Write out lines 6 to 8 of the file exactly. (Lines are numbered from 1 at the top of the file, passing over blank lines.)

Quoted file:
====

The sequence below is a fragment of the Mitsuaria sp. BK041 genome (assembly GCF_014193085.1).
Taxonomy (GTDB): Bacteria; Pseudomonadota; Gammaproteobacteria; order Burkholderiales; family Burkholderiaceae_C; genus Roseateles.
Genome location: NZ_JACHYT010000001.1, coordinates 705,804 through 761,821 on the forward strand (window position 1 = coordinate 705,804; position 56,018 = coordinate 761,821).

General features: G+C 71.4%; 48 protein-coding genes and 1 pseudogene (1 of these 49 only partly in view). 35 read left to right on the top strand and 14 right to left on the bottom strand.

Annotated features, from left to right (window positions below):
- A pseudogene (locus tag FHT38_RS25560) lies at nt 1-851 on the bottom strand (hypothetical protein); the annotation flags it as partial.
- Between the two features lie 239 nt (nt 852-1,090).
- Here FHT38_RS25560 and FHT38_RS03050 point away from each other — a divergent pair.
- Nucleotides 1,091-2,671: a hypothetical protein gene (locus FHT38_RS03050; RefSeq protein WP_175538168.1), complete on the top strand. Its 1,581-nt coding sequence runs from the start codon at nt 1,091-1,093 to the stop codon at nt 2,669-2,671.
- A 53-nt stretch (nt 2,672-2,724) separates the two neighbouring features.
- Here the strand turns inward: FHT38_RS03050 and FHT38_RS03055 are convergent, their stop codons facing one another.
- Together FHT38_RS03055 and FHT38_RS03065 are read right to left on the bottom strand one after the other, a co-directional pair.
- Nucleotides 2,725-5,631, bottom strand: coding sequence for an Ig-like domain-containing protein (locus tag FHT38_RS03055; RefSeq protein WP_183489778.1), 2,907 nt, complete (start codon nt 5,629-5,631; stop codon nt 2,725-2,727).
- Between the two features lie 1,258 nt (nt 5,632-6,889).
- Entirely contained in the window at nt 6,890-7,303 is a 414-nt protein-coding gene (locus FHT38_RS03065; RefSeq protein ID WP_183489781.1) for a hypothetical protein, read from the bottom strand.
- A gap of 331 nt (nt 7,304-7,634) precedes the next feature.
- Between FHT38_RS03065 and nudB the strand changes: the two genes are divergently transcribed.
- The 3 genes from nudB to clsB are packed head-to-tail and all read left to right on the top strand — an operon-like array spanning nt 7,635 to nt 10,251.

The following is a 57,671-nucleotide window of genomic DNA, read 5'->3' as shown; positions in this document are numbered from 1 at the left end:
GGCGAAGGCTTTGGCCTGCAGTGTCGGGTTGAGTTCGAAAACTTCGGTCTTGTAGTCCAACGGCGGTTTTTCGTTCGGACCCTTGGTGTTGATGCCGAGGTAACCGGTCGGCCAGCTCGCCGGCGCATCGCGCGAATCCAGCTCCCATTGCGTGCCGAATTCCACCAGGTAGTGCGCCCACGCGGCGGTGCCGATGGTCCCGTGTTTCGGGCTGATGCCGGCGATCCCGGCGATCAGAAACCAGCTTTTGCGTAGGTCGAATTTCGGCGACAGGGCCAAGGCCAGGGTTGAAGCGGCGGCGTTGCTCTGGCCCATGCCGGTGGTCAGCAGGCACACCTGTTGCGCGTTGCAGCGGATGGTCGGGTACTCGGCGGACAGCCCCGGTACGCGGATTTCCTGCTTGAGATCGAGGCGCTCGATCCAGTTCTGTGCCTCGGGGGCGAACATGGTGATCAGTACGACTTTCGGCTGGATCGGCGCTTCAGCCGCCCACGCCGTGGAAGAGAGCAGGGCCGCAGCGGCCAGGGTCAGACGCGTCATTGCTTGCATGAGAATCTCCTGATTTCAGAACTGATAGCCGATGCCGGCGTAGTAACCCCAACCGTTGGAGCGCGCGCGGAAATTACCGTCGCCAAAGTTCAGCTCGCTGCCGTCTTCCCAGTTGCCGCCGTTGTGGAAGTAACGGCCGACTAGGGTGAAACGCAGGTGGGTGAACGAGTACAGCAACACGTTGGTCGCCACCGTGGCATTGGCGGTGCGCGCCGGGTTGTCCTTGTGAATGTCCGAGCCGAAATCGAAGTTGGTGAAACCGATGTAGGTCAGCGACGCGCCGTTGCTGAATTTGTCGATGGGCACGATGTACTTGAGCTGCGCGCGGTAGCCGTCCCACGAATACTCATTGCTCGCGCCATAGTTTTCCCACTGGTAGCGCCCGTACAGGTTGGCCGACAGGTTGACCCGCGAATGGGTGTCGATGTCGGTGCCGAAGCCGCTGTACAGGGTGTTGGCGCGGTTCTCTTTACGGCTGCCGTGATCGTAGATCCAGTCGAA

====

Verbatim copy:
- A pseudogene (locus tag FHT38_RS25560) lies at nt 1-851 on the bottom strand (hypothetical protein); the annotation flags it as partial.
- Between the two features lie 239 nt (nt 852-1,090).
- Here FHT38_RS25560 and FHT38_RS03050 point away from each other — a divergent pair.